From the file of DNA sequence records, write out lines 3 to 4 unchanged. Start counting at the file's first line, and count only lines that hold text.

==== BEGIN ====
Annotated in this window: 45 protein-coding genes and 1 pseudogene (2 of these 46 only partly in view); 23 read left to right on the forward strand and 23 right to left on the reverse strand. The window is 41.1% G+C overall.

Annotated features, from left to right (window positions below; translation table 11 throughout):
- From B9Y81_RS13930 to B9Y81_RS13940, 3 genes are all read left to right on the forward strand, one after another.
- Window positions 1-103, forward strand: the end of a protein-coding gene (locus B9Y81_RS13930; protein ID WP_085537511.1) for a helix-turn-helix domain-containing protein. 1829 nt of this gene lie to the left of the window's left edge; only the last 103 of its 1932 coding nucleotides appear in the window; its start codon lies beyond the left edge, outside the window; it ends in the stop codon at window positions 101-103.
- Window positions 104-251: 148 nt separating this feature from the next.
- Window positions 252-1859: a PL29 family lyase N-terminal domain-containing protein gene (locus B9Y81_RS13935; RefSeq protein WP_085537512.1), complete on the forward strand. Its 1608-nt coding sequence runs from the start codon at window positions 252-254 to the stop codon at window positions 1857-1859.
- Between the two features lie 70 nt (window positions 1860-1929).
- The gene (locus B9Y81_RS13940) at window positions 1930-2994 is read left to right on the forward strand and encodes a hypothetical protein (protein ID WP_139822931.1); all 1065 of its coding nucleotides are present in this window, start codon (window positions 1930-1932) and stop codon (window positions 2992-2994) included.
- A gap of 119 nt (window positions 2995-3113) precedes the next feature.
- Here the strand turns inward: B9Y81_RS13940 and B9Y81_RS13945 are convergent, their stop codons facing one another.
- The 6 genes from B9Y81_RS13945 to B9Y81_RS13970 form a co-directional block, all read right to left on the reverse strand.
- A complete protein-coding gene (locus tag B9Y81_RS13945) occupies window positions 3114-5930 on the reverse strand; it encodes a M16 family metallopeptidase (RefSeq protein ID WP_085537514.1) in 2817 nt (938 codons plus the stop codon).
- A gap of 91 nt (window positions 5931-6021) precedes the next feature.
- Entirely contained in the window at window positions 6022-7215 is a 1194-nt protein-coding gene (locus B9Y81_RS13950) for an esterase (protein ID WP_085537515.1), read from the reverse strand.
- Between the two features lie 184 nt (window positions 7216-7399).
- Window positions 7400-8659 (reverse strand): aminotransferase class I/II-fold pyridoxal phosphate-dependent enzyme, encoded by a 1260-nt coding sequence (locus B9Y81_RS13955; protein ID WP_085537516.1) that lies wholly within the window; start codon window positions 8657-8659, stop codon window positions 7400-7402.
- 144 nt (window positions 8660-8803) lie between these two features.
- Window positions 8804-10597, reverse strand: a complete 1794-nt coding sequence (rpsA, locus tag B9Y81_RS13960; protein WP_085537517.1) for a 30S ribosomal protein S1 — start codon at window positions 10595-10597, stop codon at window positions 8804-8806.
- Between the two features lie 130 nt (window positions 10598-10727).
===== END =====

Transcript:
- From B9Y81_RS13930 to B9Y81_RS13940, 3 genes are all read left to right on the forward strand, one after another.
- Window positions 1-103, forward strand: the end of a protein-coding gene (locus B9Y81_RS13930; protein ID WP_085537511.1) for a helix-turn-helix domain-containing protein. 1829 nt of this gene lie to the left of the window's left edge; only the last 103 of its 1932 coding nucleotides appear in the window; its start codon lies beyond the left edge, outside the window; it ends in the stop codon at window positions 101-103.